CINCINNATI, OH (July 11, 2023) – The Cincinnati Zoo & Botanical Garden is thrilled to announce that it has been awarded the highest level of Accreditation awarded by The ArbNet Arboretum Accreditation Program and The Morton Arboretum. The ArbNet accreditation program is the only global initiative to officially recognize arboreta at various levels of development, capacity, and professionalism.
“Most visitors appreciate the beauty of the plants and trees around the Zoo, but few realize the incredible amount of work and dedication required to maintain, develop, and conserve these treasures,” said Cincinnati Zoo’s director of horticulture Steve Foltz. “That’s why it means so much to be recognized by the international community of fellow industry professionals and why we felt it was important to seek ArbNet accreditation. Achieving Level IV is truly something to celebrate.”
Cincinnati Zoo & Botanical Garden is also now listed in the Morton Register of Arboreta, a database of organizations around the world that display trees, shrubs, and other woody plants for the benefit of the public, science, and conservation.
“One of the things that really set us apart and bumped us to the top accreditation level was the work that our endangered plant experts at the Zoo’s Center for Conservation and Research of Endangered Wildlife (CREW) do to propagate and preserve plant and tree species, most notably oaks,” said Foltz. “They’ve taken the important accreditation qualification to advance the planting, study, and conservation of trees to the next level by cryopreserving seeds and other plant tissue in our Frozen Garden.”
In addition to impressive science and research efforts, other accreditation considerations that factored into the high ranking included the work that the Zoo’s horticulture team has done to inspire more than 3000 individuals to plant and register pollinator gardens through its Plant for Pollinators program, the community gardens that it has planted and maintains, and the education courses, outreach, tours, and symposiums that it offers.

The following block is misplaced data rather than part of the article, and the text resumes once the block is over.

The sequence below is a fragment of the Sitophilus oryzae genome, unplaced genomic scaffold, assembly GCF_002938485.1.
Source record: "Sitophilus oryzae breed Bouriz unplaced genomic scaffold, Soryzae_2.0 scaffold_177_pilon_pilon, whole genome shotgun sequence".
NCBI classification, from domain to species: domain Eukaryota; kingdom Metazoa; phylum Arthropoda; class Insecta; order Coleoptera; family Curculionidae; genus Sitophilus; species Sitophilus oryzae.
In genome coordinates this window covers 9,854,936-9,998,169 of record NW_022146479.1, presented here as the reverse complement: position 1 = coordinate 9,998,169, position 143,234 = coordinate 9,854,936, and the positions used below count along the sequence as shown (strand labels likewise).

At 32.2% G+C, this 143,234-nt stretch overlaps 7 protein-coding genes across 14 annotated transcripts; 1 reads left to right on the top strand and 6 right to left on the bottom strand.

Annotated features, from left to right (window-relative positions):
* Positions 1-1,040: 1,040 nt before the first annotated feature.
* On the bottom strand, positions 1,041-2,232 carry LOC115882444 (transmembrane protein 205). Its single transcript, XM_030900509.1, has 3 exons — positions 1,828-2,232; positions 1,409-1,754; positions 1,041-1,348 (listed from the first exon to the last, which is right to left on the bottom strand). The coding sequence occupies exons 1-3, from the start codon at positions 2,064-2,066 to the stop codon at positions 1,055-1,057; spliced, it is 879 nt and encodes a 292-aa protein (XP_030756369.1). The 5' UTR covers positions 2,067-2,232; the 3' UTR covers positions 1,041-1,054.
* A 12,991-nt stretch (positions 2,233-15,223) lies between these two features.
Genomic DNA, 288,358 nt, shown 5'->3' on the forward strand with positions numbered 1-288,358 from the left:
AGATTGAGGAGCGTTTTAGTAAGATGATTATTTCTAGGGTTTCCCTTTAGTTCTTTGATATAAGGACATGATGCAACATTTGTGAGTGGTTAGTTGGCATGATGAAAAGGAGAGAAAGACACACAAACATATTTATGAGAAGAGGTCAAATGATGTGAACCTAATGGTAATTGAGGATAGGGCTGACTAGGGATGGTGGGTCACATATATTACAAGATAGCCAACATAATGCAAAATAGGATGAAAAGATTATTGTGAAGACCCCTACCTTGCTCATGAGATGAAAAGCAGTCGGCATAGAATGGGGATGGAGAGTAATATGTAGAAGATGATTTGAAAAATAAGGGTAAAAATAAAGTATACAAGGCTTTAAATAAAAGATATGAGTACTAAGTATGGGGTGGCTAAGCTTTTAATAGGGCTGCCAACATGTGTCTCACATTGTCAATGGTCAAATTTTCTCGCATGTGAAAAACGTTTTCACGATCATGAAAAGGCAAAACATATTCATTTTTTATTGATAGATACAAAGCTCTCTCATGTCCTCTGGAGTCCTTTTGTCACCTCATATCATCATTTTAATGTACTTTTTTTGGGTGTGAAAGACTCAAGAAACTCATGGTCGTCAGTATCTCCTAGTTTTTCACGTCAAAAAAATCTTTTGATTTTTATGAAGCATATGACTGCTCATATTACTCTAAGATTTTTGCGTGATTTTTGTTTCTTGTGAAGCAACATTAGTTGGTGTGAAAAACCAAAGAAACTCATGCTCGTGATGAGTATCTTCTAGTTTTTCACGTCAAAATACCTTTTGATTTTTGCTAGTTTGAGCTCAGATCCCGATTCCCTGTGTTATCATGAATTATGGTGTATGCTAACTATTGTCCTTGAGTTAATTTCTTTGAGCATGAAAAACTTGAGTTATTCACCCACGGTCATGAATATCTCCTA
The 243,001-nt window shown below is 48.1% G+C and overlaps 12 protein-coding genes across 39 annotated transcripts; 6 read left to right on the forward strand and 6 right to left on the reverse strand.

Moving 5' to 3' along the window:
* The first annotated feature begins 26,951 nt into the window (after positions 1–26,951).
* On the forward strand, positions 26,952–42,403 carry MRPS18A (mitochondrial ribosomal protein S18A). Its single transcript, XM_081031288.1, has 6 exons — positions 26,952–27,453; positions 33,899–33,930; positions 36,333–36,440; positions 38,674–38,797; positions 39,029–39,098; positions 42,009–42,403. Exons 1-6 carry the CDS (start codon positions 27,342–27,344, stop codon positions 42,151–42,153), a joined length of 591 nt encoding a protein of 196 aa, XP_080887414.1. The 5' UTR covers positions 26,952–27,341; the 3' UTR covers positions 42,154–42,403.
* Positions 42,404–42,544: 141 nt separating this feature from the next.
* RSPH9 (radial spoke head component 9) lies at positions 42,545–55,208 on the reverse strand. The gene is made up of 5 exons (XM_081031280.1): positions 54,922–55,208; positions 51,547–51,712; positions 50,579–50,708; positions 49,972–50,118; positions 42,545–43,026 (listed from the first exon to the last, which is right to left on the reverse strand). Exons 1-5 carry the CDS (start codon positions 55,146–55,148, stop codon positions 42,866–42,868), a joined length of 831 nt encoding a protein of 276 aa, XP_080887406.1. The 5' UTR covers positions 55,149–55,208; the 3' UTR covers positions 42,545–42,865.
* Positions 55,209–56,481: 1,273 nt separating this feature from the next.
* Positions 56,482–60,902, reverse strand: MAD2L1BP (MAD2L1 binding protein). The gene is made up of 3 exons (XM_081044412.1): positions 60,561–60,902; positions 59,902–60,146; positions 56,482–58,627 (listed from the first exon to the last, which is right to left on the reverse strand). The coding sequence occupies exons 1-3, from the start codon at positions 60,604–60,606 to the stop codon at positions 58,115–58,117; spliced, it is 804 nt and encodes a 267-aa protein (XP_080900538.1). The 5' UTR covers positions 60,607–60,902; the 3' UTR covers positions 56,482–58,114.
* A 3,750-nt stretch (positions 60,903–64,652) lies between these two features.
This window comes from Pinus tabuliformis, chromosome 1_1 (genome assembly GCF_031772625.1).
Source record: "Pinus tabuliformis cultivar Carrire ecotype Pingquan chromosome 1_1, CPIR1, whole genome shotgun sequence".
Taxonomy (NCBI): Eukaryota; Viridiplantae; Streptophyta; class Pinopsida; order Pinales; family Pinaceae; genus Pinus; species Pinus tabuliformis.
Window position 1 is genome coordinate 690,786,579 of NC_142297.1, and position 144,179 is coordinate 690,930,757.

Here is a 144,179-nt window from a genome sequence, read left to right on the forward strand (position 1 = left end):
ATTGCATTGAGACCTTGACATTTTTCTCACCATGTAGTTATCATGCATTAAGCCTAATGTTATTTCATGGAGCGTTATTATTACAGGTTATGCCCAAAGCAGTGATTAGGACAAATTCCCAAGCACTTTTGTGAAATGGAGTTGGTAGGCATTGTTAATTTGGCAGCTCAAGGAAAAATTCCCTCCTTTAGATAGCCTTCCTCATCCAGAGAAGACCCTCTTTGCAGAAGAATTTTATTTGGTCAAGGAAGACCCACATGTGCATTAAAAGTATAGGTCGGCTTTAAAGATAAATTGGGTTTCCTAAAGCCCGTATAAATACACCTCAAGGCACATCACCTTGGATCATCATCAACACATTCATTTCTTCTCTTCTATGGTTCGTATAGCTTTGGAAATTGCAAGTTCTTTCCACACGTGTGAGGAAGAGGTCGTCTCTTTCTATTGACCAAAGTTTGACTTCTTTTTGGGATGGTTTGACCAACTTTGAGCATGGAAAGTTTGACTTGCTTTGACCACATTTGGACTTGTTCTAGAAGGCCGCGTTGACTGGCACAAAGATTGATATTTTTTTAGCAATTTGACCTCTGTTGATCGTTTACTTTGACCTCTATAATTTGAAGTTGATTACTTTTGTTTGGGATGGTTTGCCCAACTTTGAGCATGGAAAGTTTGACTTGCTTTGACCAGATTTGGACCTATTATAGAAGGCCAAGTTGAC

The most notable example of Cincinnati Zoo & Botanical Garden’s work to engage the community in activities that educate and inspire the protection of trees and plants is its creation and support of a two-acre mini-botanical garden on the campus of Rockdale Academy, a K-6 elementary school two blocks from the Zoo.
There are 2340 arboreta listed globally, and 628 of those have some level of ArbNet accreditation. Only 41 of those are Level IV. There are approximately nine zoos with accreditation, and Cincinnati Zoo & Botanical Garden is the only one to achieve Level IV.
The Botanical Garden side of the Cincinnati Zoo & Botanical Garden occupies the full 75-acre footprint of the Cincinnati Zoo and includes over 3000 accessions. Much of the collection, which consists of plants from shade trees to groundcovers, are species and selections being trialed for home garden and landscape use in Midwestern urban conditions. There are prominent seasonal displays, including a large and popular tulip display in the spring and, perhaps, the largest combined annuals trials/display planting in the country. This year alone the team planted about 60 thousand annuals of 700 varieties.
The Zoo opens at 10 a.m. and closes at 5 p.m. The Botanical Garden is all around the 80-acre campus, and there’s no extra charge to enjoy the beauty!